Bauhaus Design – “Art into Industry”
As already mentioned, the ideas which brought the Bauhaus artists together were quite similar to the ones propagated by the Arts and Crafts movements earlier, especially the ones related to William Morris and his outlook on the revolution of design. However, the objects made by the British Arts and Crafts do not seem to have much in common with the Bauhaus design. The discrepancy is partly due to the time of creation, as Bauhaus came later, and partly because of the Bauhaus’ affirmative attitude toward industrialization, which differed from Morris’ own, anti-industrial approach to crafting. The Bauhaus artists believed that form and function should be in harmony, corresponding to each other, without any need for excessive decoration. Unlike William Morris, the German creatives saw great potential in mass production, embracing the advancements that it could bring, such as the financial practicality, for example.
Immense Influence on Art and Architecture
A lot of theorists like to single out the fact that architecture was included in the school’s curriculum only after a few years of existence, which comes as a paradox, since all three directors of the school were architects. Given the fact that architecture is perhaps the most “purposeful” of all the arts out there, it comes as no surprise that, once the department was included, it became what the school is today most known for. Bauhaus is one of the reasons why industrial design and architecture are often roofed under the same genre, and the building in Dessau, designed by Gropius, is a perfect example of this principle. The construction details and the interior of the Bauhaus school building are still considered to be the guidelines of what you would call “good design”. The same, functionalist logic being applied to building design and to design of a chair – that is what Bauhaus was all about. After the Second World War sprung out, a lot of Bauhaus alumni and teachers immigrated to the United States, among them Laszlo Moholy-Nagy, who established the New Bauhaus in Chicago, and Ludwig Mies van der Rohe, who was also engaged in education in Chicago, and became an exceptionally influential architect later on. Almost all the artists who were associated with the Bauhaus became known as the legends of the 20th-century art, such as Paul Klee, Wassily Kandinsky, Josef Albers, etc., which speaks clearly about the impact of the movement. This impact is also reflected in a number of iconic designs left behind. That is also to say that much of today’s design relies on the principles derived from the Bauhaus.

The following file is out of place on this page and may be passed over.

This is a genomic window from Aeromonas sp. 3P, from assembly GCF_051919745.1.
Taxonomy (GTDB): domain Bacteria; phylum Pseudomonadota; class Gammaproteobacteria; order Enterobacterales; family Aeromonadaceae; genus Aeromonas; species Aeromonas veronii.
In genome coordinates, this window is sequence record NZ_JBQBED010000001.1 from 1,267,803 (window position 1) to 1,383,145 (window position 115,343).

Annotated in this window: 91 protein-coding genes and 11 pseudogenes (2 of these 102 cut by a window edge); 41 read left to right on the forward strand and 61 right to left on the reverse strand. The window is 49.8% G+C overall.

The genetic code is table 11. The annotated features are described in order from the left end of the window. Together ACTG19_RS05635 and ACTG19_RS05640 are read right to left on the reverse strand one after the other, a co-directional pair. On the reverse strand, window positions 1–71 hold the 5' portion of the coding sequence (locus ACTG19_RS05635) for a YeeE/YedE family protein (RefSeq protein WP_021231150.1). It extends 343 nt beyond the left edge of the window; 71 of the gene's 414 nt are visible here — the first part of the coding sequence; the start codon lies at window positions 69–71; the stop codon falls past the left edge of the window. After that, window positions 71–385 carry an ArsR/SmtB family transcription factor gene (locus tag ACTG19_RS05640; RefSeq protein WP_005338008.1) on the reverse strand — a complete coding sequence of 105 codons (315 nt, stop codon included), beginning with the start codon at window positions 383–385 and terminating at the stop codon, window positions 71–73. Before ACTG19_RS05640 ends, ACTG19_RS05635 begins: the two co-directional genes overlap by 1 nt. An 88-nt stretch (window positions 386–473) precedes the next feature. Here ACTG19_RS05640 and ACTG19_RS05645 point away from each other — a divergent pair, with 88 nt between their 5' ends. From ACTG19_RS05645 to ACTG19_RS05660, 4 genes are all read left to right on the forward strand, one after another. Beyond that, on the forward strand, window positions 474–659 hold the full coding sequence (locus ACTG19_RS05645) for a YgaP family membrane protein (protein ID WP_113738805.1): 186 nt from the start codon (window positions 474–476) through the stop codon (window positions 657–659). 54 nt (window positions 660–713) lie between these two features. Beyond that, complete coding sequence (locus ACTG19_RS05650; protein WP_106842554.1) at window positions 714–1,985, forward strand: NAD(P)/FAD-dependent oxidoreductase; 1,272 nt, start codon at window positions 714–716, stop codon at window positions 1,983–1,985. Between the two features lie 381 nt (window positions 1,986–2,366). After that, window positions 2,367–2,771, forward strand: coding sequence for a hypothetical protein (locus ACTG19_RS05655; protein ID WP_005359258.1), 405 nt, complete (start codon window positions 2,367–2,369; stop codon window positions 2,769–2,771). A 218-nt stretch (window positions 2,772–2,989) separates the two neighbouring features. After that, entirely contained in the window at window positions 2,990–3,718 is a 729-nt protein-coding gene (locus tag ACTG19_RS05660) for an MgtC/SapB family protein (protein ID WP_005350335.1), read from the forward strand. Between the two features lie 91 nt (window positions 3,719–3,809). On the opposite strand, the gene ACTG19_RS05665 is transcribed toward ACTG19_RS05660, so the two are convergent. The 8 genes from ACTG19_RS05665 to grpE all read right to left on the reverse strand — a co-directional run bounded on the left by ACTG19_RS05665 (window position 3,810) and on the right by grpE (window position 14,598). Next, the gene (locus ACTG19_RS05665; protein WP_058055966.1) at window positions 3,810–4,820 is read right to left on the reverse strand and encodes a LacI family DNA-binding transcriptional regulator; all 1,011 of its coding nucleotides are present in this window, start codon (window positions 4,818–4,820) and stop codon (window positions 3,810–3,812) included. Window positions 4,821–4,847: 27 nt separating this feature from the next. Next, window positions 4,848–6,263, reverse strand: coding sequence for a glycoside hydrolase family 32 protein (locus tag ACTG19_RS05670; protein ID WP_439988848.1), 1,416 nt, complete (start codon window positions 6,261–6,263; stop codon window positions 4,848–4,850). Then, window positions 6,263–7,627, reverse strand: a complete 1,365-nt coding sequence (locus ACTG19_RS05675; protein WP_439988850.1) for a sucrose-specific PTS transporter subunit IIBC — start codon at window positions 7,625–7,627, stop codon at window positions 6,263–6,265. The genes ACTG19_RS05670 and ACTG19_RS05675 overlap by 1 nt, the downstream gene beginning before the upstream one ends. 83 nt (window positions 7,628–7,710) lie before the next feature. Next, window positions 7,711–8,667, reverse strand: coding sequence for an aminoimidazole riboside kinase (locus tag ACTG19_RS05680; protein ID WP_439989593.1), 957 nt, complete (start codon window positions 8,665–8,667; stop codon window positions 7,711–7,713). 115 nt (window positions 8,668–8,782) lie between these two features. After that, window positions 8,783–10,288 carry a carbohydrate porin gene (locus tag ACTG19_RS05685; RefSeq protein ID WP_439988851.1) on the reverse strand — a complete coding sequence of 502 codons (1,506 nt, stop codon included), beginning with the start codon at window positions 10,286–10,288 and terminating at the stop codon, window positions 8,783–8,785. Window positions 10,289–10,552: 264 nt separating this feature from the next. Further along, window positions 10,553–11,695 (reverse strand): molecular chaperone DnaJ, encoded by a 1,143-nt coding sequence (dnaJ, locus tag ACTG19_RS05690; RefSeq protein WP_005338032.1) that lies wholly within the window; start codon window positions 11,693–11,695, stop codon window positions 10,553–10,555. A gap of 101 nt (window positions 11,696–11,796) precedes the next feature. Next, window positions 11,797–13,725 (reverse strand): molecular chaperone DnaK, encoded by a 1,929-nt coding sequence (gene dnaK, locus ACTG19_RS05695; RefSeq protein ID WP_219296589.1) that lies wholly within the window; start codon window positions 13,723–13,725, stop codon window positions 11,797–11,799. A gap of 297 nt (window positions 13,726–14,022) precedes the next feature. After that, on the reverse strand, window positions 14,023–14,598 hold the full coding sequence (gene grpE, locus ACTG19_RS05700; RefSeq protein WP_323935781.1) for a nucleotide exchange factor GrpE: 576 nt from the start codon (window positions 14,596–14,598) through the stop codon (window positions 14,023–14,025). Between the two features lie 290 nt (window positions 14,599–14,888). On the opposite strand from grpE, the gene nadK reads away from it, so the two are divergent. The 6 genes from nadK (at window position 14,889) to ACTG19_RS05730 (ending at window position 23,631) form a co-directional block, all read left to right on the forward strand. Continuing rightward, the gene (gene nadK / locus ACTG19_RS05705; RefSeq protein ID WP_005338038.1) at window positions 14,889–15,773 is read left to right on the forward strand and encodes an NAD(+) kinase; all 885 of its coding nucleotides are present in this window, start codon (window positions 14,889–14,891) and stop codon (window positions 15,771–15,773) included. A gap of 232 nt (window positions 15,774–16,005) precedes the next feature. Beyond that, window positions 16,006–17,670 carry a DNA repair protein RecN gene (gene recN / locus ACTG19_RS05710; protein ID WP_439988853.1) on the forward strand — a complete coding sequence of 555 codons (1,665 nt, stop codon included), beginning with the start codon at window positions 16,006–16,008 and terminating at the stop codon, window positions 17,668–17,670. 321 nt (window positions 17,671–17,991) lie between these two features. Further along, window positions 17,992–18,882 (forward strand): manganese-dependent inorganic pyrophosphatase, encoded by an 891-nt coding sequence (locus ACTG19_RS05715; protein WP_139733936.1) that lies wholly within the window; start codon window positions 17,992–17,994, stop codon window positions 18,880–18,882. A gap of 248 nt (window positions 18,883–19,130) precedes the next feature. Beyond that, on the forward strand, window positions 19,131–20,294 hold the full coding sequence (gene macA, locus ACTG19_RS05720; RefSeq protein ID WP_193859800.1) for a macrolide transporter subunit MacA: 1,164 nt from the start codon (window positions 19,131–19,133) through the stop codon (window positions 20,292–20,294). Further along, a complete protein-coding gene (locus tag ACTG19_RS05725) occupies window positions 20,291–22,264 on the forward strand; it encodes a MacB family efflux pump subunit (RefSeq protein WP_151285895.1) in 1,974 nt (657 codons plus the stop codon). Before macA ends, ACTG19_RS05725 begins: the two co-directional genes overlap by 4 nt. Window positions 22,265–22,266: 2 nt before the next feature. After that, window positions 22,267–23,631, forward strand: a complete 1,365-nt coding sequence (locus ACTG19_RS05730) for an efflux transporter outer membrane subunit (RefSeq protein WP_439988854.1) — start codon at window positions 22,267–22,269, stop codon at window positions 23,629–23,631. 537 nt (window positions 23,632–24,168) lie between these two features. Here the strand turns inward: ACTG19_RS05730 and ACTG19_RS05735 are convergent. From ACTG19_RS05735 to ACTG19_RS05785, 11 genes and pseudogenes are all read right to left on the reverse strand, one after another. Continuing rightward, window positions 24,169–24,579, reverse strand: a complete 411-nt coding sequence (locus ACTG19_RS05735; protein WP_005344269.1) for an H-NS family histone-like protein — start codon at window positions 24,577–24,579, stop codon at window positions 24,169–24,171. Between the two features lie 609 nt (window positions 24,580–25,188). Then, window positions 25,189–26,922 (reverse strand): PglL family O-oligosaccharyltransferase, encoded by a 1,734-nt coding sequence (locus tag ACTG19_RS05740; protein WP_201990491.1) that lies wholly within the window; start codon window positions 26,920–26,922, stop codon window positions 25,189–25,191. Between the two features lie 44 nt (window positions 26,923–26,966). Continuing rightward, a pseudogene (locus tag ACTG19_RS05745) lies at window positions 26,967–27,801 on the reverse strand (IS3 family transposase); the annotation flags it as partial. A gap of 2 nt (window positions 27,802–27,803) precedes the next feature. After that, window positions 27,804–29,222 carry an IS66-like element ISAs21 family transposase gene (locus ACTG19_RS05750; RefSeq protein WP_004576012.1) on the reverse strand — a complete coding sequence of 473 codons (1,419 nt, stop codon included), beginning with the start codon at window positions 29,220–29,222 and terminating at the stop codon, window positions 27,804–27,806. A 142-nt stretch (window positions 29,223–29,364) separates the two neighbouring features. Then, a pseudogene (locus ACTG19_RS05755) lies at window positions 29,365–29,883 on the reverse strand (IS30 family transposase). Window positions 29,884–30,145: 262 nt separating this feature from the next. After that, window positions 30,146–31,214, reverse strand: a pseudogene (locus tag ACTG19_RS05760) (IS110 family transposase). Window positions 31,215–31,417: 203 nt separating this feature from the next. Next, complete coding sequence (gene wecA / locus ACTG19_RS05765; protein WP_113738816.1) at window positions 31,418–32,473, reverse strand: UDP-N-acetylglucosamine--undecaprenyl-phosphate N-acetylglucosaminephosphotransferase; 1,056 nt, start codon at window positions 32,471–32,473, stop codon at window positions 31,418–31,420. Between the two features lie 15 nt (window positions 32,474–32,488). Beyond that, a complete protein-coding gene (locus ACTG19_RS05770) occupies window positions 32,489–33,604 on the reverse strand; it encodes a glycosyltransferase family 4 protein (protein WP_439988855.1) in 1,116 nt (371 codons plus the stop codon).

The book represents a selection of firsthand information and documents related to the history of the Bauhaus. Documents presented in this book are taken from a wide range of sources, including the public manifestos, private letters, internal memoranda, jotted-down conversations, minutes of board and faculty meetings, sketches and schemata, excerpts from speeches and books, newspaper and magazine articles, Nazi polemics, official German government documents, court proceedings, budgets, and curricula. It is also appropriately and beautifully illustrated, so that it gives additional information on the movement, while embellishing the content of the book.
Featured images: From left to right Josef Albers, Hinnerk Scheper, Georg Muche, László Moholy-Nagy, Herbert Bayer, Joost Schmidt, Walter Gropius, Marcel Breuer, Wassily Kandinsky, Paul Klee, Lyonel Feininger, Gunta Stölzl and Oskar Schlemmer, c. 1926; Lucia Moholy (Photo) / Walter Gropius (architect), Bauhaus Building Dessau from north-west, 1926. All images used for illustrative purposes only.